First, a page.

Bari Weiss | Srivideo
Born/Date of Birth: March 25, 1984
Place of Birth: Pittsburgh, Pennsylvania, United States
Education: Columbia University (2007), Shady Side Academy
Employer: The Wall Street Journal (2013–2017)
The New York Times (2017–2020)
Spouse(s): Jason Kass(m. 2013; div. 2016)
Siblings: Suzy Lee Weiss
Parents: Lou Weiss, Amy Weiss
Bari Weiss (born March 25, 1984) is an American opinion writer and editor. From 2013 until 2017 she was an op-ed and book review editor at The Wall Street Journal. From 2017 to 2020, Weiss was an op-ed staff editor and writer about culture and politics at The New York Times.
Early life and education
Bari Weiss was born in Pittsburgh, Pennsylvania, to Lou (a carpet salesman) and Amy Weiss (a department store makeup buyer). She grew up in the Squirrel Hill neighborhood, and graduated from Pittsburgh's Community Day School and Shady Side Academy. The eldest of four sisters, she attended the Tree of Life Synagogue and had her bat mitzvah ceremony there. After high school, Weiss went to Israel on a Nativ gap year program, helping build a medical clinic for Bedouin in the Negev desert, and studying at a feminist yeshiva and the Hebrew University of Jerusalem.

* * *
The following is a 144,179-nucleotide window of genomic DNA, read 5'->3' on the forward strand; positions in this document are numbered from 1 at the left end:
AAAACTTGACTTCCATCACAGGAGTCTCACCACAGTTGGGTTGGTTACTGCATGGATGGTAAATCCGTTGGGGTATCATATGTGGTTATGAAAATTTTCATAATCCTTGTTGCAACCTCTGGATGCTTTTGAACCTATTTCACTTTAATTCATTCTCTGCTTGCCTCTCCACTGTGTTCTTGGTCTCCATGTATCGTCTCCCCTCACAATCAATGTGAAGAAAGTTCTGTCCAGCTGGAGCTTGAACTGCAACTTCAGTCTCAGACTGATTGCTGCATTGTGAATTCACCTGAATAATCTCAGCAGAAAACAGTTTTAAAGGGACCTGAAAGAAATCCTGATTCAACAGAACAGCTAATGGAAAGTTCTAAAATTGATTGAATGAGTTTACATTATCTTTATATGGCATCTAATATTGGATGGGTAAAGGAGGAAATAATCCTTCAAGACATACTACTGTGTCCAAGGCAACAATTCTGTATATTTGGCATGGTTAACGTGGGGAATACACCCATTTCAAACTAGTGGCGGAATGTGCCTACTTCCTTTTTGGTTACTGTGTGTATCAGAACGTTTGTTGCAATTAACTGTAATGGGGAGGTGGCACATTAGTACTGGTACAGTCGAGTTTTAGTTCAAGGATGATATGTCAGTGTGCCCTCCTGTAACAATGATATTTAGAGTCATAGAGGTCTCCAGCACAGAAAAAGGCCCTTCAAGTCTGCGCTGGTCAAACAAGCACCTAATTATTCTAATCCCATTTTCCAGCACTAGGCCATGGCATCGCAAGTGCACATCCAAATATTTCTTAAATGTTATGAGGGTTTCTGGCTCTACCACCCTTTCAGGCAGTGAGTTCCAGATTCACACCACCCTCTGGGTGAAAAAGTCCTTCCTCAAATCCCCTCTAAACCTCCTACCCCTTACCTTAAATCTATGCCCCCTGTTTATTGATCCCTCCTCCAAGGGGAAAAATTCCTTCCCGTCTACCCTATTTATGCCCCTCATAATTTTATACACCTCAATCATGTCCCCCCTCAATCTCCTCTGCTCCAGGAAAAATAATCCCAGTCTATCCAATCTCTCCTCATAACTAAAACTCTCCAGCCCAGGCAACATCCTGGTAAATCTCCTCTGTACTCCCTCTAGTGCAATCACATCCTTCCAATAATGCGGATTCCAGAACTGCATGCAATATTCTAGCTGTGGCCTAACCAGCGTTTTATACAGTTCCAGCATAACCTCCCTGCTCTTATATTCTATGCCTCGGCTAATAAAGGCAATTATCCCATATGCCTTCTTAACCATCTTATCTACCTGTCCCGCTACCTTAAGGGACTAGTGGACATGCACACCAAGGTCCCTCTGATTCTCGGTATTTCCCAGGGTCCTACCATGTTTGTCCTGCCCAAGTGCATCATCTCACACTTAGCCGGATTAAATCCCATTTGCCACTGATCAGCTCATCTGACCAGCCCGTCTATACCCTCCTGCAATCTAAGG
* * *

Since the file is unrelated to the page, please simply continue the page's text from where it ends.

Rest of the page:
Weiss is a 2007 graduate of Columbia University with a major in history. As a student, she co-founded Columbians for Academic Freedom, which in 2005 said that professors were intimidating students who expressed pro-Israel sentiments that the professors disagreed with in classroom discussions. Weiss said that she felt intimidated by Joseph Massad, a professor of Modern Arab Politics and Intellectual History, in a class. A committee at Columbia charged with investigating these claims found "credible" one intimidation accusation against Professor Massad, though added it found "no evidence of any statements made by the faculty that could reasonably be construed as anti-Semitic." In her 2019 book, How to Fight Anti-Semitism, Weiss describes this contentious period of advocacy as giving her "a front row seat to leftist anti-Semitism" at the university.:94
While at Columbia, Weiss also founded The Current, a journal of contemporary politics, culture, and Jewish affairs, and the Columbia Coalition for Sudan in response to the war in Darfur. Following graduation, Weiss was a Wall Street Journal Bartley Fellow in 2007, and a Dorot Fellow from 2007 to 2008 in Jerusalem.
In 2007, Weiss worked for Haaretz and The Forward. In Haaretz, she wrote in support of an effort to have Barnard College deny tenure to the anthropologist Nadia Abu El-Haj over a controversial book examining Israeli archaeology. From 2011 to 2013, Weiss was senior news and politics editor at Tablet.